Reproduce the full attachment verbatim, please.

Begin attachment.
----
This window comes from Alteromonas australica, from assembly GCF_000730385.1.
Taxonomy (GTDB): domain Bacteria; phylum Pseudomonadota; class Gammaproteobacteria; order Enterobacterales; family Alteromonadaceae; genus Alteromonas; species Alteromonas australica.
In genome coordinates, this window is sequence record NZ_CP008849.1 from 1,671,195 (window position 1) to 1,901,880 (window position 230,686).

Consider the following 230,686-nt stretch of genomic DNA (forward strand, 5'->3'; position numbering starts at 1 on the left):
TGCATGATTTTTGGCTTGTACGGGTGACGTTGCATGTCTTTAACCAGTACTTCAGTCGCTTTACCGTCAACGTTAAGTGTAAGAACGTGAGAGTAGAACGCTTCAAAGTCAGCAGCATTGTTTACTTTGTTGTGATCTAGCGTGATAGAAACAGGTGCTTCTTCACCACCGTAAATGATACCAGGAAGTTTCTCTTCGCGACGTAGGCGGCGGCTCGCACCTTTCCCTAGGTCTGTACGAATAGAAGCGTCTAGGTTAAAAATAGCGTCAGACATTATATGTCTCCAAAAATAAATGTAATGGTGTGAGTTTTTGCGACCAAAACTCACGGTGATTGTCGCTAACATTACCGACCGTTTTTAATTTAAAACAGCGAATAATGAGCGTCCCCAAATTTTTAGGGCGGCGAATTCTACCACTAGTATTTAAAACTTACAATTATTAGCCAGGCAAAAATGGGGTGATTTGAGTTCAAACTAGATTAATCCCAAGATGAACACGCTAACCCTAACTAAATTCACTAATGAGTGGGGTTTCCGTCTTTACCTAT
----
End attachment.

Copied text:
This window comes from Alteromonas australica, from assembly GCF_000730385.1.
Taxonomy (GTDB): domain Bacteria; phylum Pseudomonadota; class Gammaproteobacteria; order Enterobacterales; family Alteromonadaceae; genus Alteromonas; species Alteromonas australica.
In genome coordinates, this window is sequence record NZ_CP008849.1 from 1,671,195 (window position 1) to 1,901,880 (window position 230,686).

Consider the following 230,686-nt stretch of genomic DNA (forward strand, 5'->3'; position numbering starts at 1 on the left):
TGCATGATTTTTGGCTTGTACGGGTGACGTTGCATGTCTTTAACCAGTACTTCAGTCGCTTTACCGTCAACGTTAAGTGTAAGAACGTGAGAGTAGAACGCTTCAAAGTCAGCAGCATTGTTTACTTTGTTGTGATCTAGCGTGATAGAAACAGGTGCTTCTTCACCACCGTAAATGATACCAGGAAGTTTCTCTTCGCGACGTAGGCGGCGGCTCGCACCTTTCCCTAGGTCTGTACGAATAGAAGCGTCTAGGTTAAAAATAGCGTCAGACATTATATGTCTCCAAAAATAAATGTAATGGTGTGAGTTTTTGCGACCAAAACTCACGGTGATTGTCGCTAACATTACCGACCGTTTTTAATTTAAAACAGCGAATAATGAGCGTCCCCAAATTTTTAGGGCGGCGAATTCTACCACTAGTATTTAAAACTTACAATTATTAGCCAGGCAAAAATGGGGTGATTTGAGTTCAAACTAGATTAATCCCAAGATGAACACGCTAACCCTAACTAAATTCACTAATGAGTGGGGTTTCCGTCTTTACCTAT